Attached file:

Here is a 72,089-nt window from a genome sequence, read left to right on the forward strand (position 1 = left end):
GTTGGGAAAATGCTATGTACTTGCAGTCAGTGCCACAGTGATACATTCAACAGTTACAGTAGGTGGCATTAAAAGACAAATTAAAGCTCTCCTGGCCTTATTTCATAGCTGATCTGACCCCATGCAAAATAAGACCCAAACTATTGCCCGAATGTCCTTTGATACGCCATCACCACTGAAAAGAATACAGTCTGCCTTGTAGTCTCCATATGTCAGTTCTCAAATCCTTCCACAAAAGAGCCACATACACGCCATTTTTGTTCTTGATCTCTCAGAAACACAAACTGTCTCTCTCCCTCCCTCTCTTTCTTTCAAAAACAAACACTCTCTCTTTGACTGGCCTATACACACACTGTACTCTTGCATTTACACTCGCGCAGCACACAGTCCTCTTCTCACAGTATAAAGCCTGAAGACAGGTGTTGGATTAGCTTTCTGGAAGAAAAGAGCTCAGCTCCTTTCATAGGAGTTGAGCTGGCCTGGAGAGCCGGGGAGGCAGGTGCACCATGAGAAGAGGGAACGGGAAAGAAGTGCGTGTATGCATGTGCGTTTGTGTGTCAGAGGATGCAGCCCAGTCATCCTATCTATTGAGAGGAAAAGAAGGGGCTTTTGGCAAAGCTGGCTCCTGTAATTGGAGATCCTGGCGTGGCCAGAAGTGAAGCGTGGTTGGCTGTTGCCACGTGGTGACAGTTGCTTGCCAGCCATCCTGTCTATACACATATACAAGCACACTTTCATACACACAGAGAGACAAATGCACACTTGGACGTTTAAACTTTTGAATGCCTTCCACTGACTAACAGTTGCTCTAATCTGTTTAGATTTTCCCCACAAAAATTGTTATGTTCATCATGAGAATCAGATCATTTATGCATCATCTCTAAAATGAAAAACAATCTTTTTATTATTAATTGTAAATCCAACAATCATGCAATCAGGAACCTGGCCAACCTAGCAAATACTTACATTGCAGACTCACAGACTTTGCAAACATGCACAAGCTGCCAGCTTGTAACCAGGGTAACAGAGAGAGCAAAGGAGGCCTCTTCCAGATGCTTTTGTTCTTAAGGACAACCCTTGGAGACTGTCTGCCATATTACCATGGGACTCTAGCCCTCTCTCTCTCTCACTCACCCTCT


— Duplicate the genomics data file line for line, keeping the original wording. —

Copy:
Here is a 72,089-nt window from a genome sequence, read left to right on the forward strand (position 1 = left end):
GTTGGGAAAATGCTATGTACTTGCAGTCAGTGCCACAGTGATACATTCAACAGTTACAGTAGGTGGCATTAAAAGACAAATTAAAGCTCTCCTGGCCTTATTTCATAGCTGATCTGACCCCATGCAAAATAAGACCCAAACTATTGCCCGAATGTCCTTTGATACGCCATCACCACTGAAAAGAATACAGTCTGCCTTGTAGTCTCCATATGTCAGTTCTCAAATCCTTCCACAAAAGAGCCACATACACGCCATTTTTGTTCTTGATCTCTCAGAAACACAAACTGTCTCTCTCCCTCCCTCTCTTTCTTTCAAAAACAAACACTCTCTCTTTGACTGGCCTATACACACACTGTACTCTTGCATTTACACTCGCGCAGCACACAGTCCTCTTCTCACAGTATAAAGCCTGAAGACAGGTGTTGGATTAGCTTTCTGGAAGAAAAGAGCTCAGCTCCTTTCATAGGAGTTGAGCTGGCCTGGAGAGCCGGGGAGGCAGGTGCACCATGAGAAGAGGGAACGGGAAAGAAGTGCGTGTATGCATGTGCGTTTGTGTGTCAGAGGATGCAGCCCAGTCATCCTATCTATTGAGAGGAAAAGAAGGGGCTTTTGGCAAAGCTGGCTCCTGTAATTGGAGATCCTGGCGTGGCCAGAAGTGAAGCGTGGTTGGCTGTTGCCACGTGGTGACAGTTGCTTGCCAGCCATCCTGTCTATACACATATACAAGCACACTTTCATACACACAGAGAGACAAATGCACACTTGGACGTTTAAACTTTTGAATGCCTTCCACTGACTAACAGTTGCTCTAATCTGTTTAGATTTTCCCCACAAAAATTGTTATGTTCATCATGAGAATCAGATCATTTATGCATCATCTCTAAAATGAAAAACAATCTTTTTATTATTAATTGTAAATCCAACAATCATGCAATCAGGAACCTGGCCAACCTAGCAAATACTTACATTGCAGACTCACAGACTTTGCAAACATGCACAAGCTGCCAGCTTGTAACCAGGGTAACAGAGAGAGCAAAGGAGGCCTCTTCCAGATGCTTTTGTTCTTAAGGACAACCCTTGGAGACTGTCTGCCATATTACCATGGGACTCTAGCCCTCTCTCTCTCTCACTCACCCTCT